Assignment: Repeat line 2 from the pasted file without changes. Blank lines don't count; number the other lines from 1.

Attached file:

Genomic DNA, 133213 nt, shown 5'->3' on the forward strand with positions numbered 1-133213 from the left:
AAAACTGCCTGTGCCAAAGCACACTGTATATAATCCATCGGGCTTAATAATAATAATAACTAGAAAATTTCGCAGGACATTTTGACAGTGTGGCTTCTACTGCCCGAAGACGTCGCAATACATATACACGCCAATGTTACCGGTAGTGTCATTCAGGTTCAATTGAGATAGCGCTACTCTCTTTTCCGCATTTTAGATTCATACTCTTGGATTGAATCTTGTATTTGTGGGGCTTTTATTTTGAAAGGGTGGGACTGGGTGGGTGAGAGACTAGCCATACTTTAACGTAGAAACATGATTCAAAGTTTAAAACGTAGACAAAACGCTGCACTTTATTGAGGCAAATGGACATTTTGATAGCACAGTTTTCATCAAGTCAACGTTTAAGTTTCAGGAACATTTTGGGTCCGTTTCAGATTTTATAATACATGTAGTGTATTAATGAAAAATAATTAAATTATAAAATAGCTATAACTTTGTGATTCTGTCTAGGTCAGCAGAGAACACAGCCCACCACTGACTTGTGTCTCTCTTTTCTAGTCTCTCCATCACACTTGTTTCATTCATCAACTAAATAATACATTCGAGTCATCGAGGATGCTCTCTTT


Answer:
AAAACTGCCTGTGCCAAAGCACACTGTATATAATCCATCGGGCTTAATAATAATAATAACTAGAAAATTTCGCAGGACATTTTGACAGTGTGGCTTCTACTGCCCGAAGACGTCGCAATACATATACACGCCAATGTTACCGGTAGTGTCATTCAGGTTCAATTGAGATAGCGCTACTCTCTTTTCCGCATTTTAGATTCATACTCTTGGATTGAATCTTGTATTTGTGGGGCTTTTATTTTGAAAGGGTGGGACTGGGTGGGTGAGAGACTAGCCATACTTTAACGTAGAAACATGATTCAAAGTTTAAAACGTAGACAAAACGCTGCACTTTATTGAGGCAAATGGACATTTTGATAGCACAGTTTTCATCAAGTCAACGTTTAAGTTTCAGGAACATTTTGGGTCCGTTTCAGATTTTATAATACATGTAGTGTATTAATGAAAAATAATTAAATTATAAAATAGCTATAACTTTGTGATTCTGTCTAGGTCAGCAGAGAACACAGCCCACCACTGACTTGTGTCTCTCTTTTCTAGTCTCTCCATCACACTTGTTTCATTCATCAACTAAATAATACATTCGAGTCATCGAGGATGCTCTCTTT